With the federal government aggressively pushing for electronic health records (EHR), 2010 could be the year telehealth technology finally allows doctors to monitor their patients' health wirelessly in real time -- no matter where the patient is.
Of the billions of dollars spent on health care each year, 75% to 80% of it goes for patients with chronic illnesses such as diabetes, heart disease, asthma and Alzheimer's Disease, according to Dadong Wan, who leads the health innovation program at Accenture Technology Labs.
Monitoring a patient's condition in real time and using the information to develop a more detailed medical history could eliminate the need for some emergency treatment or hospital re-admissions by heading off health problems early.
According to a recent report from Accenture (download PDF), the rise of inexpensive Internet connectivity and smaller, cheaper and "smarter" health electronics should deliver better, more efficient health care.
Wireless health monitoring
The emergence of consumer health electronics such as portable ECG devices, blood pressure monitors or weight scales can allow the seamless capture and sharing of patient information from home, at work or even on the road. Portable ECGs, for instance, weigh just 3.5 ounces and allow outpatients to record electrical heart signals and transmit the results to doctors who can monitor them for trouble down the road. Advances in microprocessors will allow such devices to connect wirelessly with home computers, mobile phones or even remote Internet applications.
Other technologies expected to emerge include bandages or bracelets that monitor and transmit vital signs and patient locations as well as blood sugar monitors that -- after taking their readings -- transmit the data to central databases. Database-enabled tools can then alert doctors and their patients to improve treatment of chronic illnesses.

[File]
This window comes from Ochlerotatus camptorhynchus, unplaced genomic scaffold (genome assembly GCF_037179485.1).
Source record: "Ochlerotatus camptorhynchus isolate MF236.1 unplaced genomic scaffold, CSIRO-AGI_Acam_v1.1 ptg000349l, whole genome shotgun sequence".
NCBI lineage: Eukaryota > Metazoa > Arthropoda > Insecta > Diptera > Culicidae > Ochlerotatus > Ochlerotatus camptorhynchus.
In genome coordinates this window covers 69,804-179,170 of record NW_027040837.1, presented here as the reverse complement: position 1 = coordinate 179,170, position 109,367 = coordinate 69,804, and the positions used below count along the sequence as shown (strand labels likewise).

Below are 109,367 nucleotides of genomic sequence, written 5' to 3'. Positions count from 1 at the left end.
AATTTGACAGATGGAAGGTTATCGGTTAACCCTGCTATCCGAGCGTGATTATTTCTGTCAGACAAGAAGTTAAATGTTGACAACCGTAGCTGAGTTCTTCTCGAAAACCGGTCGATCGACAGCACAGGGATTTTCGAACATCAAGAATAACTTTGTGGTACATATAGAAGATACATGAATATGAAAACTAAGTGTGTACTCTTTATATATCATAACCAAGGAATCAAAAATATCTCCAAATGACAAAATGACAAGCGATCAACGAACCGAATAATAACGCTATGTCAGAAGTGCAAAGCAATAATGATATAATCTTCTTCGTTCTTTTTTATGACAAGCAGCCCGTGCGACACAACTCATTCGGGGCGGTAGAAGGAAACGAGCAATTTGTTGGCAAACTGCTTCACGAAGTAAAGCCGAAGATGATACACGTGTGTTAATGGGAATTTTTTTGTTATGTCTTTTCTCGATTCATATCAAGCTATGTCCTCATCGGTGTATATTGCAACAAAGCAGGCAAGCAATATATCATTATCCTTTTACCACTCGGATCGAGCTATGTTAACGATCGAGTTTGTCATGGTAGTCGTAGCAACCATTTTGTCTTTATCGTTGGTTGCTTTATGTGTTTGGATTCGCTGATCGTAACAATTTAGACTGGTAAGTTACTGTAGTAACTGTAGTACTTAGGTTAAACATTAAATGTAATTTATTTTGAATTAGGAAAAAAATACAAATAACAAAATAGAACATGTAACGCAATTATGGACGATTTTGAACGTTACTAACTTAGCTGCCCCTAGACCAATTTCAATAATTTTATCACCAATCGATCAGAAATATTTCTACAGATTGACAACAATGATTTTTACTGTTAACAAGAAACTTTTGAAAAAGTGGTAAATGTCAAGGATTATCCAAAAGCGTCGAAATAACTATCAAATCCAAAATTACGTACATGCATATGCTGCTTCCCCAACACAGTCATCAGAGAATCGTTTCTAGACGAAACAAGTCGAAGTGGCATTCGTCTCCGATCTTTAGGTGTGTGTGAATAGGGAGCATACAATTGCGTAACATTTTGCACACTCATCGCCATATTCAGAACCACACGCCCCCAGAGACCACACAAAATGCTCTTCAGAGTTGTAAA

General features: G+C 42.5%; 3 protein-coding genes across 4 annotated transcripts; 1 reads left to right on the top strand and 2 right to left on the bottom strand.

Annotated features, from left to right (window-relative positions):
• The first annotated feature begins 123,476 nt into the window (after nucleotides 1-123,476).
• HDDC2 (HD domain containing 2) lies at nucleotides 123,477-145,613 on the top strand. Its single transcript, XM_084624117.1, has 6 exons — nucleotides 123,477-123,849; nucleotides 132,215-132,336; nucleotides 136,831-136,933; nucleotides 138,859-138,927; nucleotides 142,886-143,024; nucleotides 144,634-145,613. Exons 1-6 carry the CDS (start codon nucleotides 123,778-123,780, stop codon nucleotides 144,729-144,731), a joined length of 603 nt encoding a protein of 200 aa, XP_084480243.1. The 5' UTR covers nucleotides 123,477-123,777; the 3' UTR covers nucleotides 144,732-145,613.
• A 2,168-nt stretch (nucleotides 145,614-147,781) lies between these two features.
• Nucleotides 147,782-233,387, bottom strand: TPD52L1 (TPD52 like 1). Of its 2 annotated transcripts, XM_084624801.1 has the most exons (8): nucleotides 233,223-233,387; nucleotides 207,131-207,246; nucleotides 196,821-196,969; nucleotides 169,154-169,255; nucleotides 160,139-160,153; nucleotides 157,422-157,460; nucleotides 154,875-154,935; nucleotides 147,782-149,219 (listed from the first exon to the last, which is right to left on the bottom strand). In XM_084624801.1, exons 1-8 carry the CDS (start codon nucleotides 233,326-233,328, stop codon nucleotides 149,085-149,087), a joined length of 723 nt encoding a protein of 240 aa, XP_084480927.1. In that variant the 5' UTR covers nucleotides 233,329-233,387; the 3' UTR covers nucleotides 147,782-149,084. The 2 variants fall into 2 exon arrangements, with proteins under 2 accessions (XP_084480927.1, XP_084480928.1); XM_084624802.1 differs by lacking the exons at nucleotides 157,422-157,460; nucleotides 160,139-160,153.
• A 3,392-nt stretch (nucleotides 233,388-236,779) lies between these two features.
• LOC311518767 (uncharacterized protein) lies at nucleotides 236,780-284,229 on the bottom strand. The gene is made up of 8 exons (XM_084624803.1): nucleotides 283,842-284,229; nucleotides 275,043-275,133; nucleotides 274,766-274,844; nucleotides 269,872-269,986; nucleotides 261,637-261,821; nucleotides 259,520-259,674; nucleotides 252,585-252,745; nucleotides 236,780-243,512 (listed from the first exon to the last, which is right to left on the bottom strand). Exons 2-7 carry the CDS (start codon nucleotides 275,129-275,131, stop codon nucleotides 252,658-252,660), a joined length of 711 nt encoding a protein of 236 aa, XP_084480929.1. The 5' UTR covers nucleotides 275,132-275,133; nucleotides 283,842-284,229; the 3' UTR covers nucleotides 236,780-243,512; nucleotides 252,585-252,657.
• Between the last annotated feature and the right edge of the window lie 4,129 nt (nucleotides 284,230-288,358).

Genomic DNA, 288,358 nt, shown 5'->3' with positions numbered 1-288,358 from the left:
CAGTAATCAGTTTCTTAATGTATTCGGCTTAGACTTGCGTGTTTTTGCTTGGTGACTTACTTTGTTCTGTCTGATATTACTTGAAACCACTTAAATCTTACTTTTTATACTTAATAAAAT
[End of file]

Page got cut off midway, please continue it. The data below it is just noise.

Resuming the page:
In addition, patients will soon be able to carry a USB stick or other electronic device that provides access to an online database detailing their medical history, as well as X-rays, recent test results or prescriptions. The patients can then make that information available to hospitals, doctors and emergency services.
For example, the the American Ambulance Association (AAA) announced last month that it will back a virtual medical ID system that allows paramedics to access a patient's health history in an emergency. The medical alert technology would also send a text message to the patient's relatives informing them that medical care is under way.
InvisibleBracelet.org is a Web registry that started in Oklahoma, where the local government made it available as a health benefit for state employees. The ambulance group plans to begin training medical crews on the use of the bracelets later this month.
Personal health records
"I'm a big proponent of finding out as much health information as we can and keeping on top of," said Christine Chang, a Health IT analyst with research firm Ovum. "Personal health records are just starting to be adopted now, so not many people know about them. But in the heat of an accident, they'll be invaluable."